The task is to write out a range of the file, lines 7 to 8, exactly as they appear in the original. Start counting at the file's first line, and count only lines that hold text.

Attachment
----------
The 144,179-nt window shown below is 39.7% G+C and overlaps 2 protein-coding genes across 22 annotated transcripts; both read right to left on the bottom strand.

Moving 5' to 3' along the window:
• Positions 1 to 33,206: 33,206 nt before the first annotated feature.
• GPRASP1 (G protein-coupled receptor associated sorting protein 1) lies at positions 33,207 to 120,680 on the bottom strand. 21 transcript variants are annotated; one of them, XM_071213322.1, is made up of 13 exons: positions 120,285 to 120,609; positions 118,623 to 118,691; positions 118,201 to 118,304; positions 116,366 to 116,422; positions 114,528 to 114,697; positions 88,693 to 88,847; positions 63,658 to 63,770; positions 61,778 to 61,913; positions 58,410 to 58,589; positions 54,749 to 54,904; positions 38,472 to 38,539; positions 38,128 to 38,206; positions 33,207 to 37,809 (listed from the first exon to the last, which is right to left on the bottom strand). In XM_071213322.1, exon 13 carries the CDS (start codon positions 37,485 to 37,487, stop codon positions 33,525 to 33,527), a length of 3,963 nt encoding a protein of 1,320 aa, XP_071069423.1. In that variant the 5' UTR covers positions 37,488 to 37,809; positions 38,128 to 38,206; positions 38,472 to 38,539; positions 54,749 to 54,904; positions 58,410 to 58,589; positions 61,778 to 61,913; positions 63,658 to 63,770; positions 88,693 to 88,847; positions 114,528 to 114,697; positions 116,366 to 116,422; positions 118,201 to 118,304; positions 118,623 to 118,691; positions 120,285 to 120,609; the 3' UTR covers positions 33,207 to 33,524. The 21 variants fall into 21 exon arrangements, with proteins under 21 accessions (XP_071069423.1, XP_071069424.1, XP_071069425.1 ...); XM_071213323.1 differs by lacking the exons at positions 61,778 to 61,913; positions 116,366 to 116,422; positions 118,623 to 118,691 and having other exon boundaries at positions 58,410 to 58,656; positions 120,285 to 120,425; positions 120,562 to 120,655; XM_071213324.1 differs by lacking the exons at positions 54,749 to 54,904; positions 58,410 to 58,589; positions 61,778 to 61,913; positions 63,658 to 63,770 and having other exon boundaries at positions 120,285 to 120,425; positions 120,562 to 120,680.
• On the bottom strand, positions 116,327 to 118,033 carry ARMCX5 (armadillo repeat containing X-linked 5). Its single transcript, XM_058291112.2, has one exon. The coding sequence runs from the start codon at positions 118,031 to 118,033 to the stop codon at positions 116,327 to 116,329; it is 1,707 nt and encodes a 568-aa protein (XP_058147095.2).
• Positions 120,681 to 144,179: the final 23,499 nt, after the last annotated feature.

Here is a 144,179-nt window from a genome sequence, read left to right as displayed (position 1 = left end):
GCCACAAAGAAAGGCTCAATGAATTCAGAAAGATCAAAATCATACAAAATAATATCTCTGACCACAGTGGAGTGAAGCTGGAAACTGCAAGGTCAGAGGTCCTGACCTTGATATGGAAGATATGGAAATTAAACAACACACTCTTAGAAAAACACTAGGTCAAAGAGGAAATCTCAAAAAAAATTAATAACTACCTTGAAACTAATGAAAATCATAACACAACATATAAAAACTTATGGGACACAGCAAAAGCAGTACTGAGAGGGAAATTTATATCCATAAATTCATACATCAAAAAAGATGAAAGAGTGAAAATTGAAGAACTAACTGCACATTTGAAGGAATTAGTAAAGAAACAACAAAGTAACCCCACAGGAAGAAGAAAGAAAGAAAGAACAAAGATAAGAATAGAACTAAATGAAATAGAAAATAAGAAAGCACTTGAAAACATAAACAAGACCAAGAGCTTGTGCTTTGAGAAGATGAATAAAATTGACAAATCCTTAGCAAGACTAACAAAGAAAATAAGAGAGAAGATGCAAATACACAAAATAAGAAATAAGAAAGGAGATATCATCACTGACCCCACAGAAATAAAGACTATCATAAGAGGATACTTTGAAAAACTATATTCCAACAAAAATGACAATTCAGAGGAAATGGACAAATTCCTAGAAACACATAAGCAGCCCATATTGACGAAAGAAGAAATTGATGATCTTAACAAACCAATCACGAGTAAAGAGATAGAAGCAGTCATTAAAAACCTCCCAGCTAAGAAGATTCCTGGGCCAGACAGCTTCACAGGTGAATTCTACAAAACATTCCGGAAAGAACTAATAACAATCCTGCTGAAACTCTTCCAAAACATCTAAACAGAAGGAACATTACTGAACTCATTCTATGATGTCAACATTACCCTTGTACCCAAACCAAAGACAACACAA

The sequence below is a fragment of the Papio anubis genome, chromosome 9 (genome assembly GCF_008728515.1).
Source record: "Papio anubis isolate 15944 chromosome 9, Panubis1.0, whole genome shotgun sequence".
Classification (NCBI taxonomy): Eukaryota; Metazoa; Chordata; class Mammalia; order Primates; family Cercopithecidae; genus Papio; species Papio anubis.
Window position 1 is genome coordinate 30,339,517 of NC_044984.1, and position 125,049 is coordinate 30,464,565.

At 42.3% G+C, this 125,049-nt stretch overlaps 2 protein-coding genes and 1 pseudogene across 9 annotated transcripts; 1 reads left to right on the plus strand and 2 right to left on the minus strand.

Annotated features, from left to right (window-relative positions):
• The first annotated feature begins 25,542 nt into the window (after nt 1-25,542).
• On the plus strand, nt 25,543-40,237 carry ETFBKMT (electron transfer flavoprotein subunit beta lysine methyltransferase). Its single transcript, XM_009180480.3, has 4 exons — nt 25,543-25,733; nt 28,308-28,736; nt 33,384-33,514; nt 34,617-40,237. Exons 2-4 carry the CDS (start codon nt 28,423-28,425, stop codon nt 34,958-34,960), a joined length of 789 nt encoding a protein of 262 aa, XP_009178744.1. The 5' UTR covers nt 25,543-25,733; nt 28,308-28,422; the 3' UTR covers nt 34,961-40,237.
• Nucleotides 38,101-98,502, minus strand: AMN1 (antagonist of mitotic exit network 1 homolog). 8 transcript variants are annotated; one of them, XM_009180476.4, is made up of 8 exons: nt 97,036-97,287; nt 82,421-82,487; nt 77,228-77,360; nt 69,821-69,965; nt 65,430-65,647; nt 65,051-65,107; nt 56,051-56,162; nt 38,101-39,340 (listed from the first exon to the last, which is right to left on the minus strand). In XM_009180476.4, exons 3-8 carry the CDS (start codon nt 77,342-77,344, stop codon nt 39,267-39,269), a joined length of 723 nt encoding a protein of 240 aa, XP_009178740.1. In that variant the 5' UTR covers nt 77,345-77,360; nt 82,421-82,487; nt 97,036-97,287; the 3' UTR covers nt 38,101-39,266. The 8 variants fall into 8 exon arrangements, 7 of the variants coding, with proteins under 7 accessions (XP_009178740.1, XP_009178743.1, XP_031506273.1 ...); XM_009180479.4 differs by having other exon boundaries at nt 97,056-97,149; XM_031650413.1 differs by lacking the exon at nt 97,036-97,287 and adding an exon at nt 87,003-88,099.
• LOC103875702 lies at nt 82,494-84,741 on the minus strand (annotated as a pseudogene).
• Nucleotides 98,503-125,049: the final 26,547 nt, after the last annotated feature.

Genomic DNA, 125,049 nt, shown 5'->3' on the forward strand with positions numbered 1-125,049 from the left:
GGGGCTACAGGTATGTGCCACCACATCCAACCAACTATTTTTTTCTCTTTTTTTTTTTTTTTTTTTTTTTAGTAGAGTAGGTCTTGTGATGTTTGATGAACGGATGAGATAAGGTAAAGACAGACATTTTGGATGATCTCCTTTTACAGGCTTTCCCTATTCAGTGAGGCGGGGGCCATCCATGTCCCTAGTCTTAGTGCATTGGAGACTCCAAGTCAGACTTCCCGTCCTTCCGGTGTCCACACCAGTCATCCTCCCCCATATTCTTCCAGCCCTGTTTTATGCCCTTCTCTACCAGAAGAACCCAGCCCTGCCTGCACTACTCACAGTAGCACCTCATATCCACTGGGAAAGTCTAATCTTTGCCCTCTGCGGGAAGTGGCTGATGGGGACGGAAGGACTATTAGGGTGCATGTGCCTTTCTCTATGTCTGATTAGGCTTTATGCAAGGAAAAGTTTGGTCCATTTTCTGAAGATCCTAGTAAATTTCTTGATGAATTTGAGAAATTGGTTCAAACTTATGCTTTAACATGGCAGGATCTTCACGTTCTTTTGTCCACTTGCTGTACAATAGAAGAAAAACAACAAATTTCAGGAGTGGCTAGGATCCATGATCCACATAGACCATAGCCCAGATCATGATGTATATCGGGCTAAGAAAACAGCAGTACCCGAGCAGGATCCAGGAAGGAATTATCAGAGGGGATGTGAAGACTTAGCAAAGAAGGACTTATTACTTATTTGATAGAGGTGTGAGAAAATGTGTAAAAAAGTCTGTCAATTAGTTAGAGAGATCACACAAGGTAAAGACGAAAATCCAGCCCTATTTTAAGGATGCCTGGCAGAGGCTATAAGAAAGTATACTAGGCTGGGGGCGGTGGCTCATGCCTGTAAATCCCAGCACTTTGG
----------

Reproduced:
Here is a 144,179-nt window from a genome sequence, read left to right as displayed (position 1 = left end):
GCCACAAAGAAAGGCTCAATGAATTCAGAAAGATCAAAATCATACAAAATAATATCTCTGACCACAGTGGAGTGAAGCTGGAAACTGCAAGGTCAGAGGTCCTGACCTTGATATGGAAGATATGGAAATTAAACAACACACTCTTAGAAAAACACTAGGTCAAAGAGGAAATCTCAAAAAAAATTAATAACTACCTTGAAACTAATGAAAATCATAACACAACATATAAAAACTTATGGGACACAGCAAAAGCAGTACTGAGAGGGAAATTTATATCCATAAATTCATACATCAAAAAAGATGAAAGAGTGAAAATTGAAGAACTAACTGCACATTTGAAGGAATTAGTAAAGAAACAACAAAGTAACCCCACAGGAAGAAGAAAGAAAGAAAGAACAAAGATAAGAATAGAACTAAATGAAATAGAAAATAAGAAAGCACTTGAAAACATAAACAAGACCAAGAGCTTGTGCTTTGAGAAGATGAATAAAATTGACAAATCCTTAGCAAGACTAACAAAGAAAATAAGAGAGAAGATGCAAATACACAAAATAAGAAATAAGAAAGGAGATATCATCACTGACCCCACAGAAATAAAGACTATCATAAGAGGATACTTTGAAAAACTATATTCCAACAAAAATGACAATTCAGAGGAAATGGACAAATTCCTAGAAACACATAAGCAGCCCATATTGACGAAAGAAGAAATTGATGATCTTAACAAACCAATCACGAGTAAAGAGATAGAAGCAGTCATTAAAAACCTCCCAGCTAAGAAGATTCCTGGGCCAGACAGCTTCACAGGTGAATTCTACAAAACATTCCGGAAAGAACTAATAACAATCCTGCTGAAACTCTTCCAAAACATCTAAACAGAAGGAACATTACTGAACTCATTCTATGATGTCAACATTACCCTTGTACCCAAACCAAAGACAACACAA